securing the backcap to the welding torch.
2. The method as recited in claim 1, wherein securing the backcap to the welding torch comprises threading the backcap to the welding torch.
3. The method as recited in claim 2, wherein threading the backcap to the welding torch wedges the threaded collet between the first member and the electrode.
4. The method as recited in claim 3, wherein securing the backcap to the welding torch comprises compressing the collet against the welding electrode.
5. A welding system, comprising:
a power source; and
a welding torch electrically coupleable to the power source, the welding torch comprising:
a torch head;
a first member securable to the torch head;
a collet adapted to cooperate with the first member to secure an electrode to the torch head, the collet having a threaded portion; and
a backcap having a first threaded portion adapted for threaded engagement with the torch head and a second threaded portion adapted for threaded engagement with the threaded portion of the collet.
6. The system as recited in claim 5, wherein the electrode is a cylindrical metal electrode.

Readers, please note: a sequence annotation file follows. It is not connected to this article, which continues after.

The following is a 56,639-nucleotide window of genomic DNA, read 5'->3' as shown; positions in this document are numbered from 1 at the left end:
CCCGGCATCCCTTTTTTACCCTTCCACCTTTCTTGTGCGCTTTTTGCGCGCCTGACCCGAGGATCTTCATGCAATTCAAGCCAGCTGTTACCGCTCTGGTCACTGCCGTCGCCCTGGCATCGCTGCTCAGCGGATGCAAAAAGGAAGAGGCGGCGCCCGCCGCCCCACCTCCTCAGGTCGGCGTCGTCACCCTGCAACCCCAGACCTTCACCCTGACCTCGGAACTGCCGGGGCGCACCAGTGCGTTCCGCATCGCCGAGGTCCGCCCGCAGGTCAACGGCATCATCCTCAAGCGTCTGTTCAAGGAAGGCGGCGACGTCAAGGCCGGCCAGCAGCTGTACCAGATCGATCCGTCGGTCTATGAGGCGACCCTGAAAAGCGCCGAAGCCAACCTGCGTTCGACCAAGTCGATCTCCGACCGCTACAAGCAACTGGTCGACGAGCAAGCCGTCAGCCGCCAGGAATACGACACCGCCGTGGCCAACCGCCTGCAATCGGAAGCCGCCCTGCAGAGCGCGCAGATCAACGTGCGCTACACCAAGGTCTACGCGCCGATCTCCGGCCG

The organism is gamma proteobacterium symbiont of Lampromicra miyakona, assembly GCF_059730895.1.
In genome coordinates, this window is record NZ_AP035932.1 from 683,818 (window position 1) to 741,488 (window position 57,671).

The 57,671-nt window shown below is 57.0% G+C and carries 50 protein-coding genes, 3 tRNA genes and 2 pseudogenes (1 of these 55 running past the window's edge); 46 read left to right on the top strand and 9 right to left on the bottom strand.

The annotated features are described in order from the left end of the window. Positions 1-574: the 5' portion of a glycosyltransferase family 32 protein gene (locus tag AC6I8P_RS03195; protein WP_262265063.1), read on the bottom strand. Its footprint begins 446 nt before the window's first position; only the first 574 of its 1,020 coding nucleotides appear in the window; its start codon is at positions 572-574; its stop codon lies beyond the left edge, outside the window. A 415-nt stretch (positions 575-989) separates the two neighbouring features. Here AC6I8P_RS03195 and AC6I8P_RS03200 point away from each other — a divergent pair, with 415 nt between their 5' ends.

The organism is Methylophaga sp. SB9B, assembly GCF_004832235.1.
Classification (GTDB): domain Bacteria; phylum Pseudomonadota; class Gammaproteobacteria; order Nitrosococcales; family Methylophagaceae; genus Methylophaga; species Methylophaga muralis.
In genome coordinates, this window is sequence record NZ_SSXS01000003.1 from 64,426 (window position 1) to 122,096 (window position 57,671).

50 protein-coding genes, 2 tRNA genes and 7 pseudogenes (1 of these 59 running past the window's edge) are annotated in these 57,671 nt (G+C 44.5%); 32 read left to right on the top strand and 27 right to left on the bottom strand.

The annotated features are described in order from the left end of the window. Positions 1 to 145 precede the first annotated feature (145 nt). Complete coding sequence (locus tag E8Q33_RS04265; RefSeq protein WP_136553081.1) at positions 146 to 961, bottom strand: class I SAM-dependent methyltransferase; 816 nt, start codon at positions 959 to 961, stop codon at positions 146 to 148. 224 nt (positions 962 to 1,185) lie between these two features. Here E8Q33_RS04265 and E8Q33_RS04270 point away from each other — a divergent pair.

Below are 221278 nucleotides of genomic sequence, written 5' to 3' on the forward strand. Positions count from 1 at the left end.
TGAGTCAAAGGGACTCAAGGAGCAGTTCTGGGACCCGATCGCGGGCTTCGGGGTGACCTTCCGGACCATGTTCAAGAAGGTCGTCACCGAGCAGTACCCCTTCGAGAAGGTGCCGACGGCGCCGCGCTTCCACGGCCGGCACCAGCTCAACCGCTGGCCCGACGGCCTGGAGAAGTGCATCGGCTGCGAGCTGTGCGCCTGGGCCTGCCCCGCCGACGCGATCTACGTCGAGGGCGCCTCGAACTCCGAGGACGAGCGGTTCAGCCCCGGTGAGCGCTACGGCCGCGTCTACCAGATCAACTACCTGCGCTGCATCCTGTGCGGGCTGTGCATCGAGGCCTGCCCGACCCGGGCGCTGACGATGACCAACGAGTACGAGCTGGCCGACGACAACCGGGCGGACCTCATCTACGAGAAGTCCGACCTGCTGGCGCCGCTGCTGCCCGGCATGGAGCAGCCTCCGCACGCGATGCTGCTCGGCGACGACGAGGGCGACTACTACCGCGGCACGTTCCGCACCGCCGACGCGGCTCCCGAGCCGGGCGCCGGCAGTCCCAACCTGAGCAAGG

7. The system as recited in claim 6, wherein the backcap is adapted to drive the collet into abutment with the first member to compress the collet against the electrode.
8. The system as recited in claim 7, wherein the torch head is adapted to direct gas through the torch head around the collet.
9. The system as recited in claim 5, wherein the welding system is a TIG welding system.
10. A welding torch, comprising:
a torch body;
a collet having a first threaded portion, the collet being adapted to receive a welding electrode and to cooperate with a second member to secure the welding electrode to the torch body; and
a backcap comprising a first threaded portion adapted for threaded engagement with the torch body and a second threaded portion adapted for threaded engagement with the collet.
11. The welding torch as recited in claim 10, wherein the first threaded portion is disposed on an outer portion of the collet and the second threaded portion is disposed on an inner portion of the backcap.
12. The welding torch as recited in claim 10, wherein the collet is adapted with a chamber therethrough to enable the electrode to extend through the collet.
13. The welding torch as recited in claim 10, wherein the welding electrode is a cylindrical metal electrode.
14. The welding torch as recited in claim 10, wherein the torch body comprises a threaded portion adapted for threaded engagement with the backcap.
15. The welding torch as recited in claim 10, wherein the welding torch is adapted for use with a TIG welding system.
16. A welding torch, comprising:
a torch body;